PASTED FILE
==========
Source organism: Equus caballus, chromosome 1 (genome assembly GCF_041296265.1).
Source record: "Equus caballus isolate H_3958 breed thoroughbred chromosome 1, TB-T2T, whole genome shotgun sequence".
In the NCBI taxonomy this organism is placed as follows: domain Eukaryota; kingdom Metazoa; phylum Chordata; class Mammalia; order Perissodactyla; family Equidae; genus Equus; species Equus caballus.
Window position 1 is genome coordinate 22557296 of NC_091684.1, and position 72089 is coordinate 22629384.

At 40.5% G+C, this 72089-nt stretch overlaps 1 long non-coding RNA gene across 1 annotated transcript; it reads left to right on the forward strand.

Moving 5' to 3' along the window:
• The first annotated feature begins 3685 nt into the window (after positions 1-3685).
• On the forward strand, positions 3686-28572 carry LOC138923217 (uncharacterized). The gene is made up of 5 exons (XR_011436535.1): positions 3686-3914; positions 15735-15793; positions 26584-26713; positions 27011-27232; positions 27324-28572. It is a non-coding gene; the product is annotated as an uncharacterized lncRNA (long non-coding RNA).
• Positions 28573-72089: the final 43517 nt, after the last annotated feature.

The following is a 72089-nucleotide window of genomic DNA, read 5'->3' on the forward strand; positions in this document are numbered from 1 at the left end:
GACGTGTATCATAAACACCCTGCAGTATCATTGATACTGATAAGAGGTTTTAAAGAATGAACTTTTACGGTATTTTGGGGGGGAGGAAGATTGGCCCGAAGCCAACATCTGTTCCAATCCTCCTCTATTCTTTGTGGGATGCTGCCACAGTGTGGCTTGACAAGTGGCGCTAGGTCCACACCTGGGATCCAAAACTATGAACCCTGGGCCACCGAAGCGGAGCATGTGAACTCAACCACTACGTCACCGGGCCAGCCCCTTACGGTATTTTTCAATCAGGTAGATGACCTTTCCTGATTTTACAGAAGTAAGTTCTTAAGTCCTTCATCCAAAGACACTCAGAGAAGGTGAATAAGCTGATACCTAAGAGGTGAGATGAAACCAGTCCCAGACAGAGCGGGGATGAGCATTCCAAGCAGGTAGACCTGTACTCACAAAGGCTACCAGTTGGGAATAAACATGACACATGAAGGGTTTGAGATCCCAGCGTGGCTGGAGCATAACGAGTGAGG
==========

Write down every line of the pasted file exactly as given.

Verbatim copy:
Source organism: Equus caballus, chromosome 1 (genome assembly GCF_041296265.1).
Source record: "Equus caballus isolate H_3958 breed thoroughbred chromosome 1, TB-T2T, whole genome shotgun sequence".
In the NCBI taxonomy this organism is placed as follows: domain Eukaryota; kingdom Metazoa; phylum Chordata; class Mammalia; order Perissodactyla; family Equidae; genus Equus; species Equus caballus.
Window position 1 is genome coordinate 22557296 of NC_091684.1, and position 72089 is coordinate 22629384.

At 40.5% G+C, this 72089-nt stretch overlaps 1 long non-coding RNA gene across 1 annotated transcript; it reads left to right on the forward strand.

Moving 5' to 3' along the window:
• The first annotated feature begins 3685 nt into the window (after positions 1-3685).
• On the forward strand, positions 3686-28572 carry LOC138923217 (uncharacterized). The gene is made up of 5 exons (XR_011436535.1): positions 3686-3914; positions 15735-15793; positions 26584-26713; positions 27011-27232; positions 27324-28572. It is a non-coding gene; the product is annotated as an uncharacterized lncRNA (long non-coding RNA).
• Positions 28573-72089: the final 43517 nt, after the last annotated feature.

The following is a 72089-nucleotide window of genomic DNA, read 5'->3' on the forward strand; positions in this document are numbered from 1 at the left end:
GACGTGTATCATAAACACCCTGCAGTATCATTGATACTGATAAGAGGTTTTAAAGAATGAACTTTTACGGTATTTTGGGGGGGAGGAAGATTGGCCCGAAGCCAACATCTGTTCCAATCCTCCTCTATTCTTTGTGGGATGCTGCCACAGTGTGGCTTGACAAGTGGCGCTAGGTCCACACCTGGGATCCAAAACTATGAACCCTGGGCCACCGAAGCGGAGCATGTGAACTCAACCACTACGTCACCGGGCCAGCCCCTTACGGTATTTTTCAATCAGGTAGATGACCTTTCCTGATTTTACAGAAGTAAGTTCTTAAGTCCTTCATCCAAAGACACTCAGAGAAGGTGAATAAGCTGATACCTAAGAGGTGAGATGAAACCAGTCCCAGACAGAGCGGGGATGAGCATTCCAAGCAGGTAGACCTGTACTCACAAAGGCTACCAGTTGGGAATAAACATGACACATGAAGGGTTTGAGATCCCAGCGTGGCTGGAGCATAACGAGTGAGG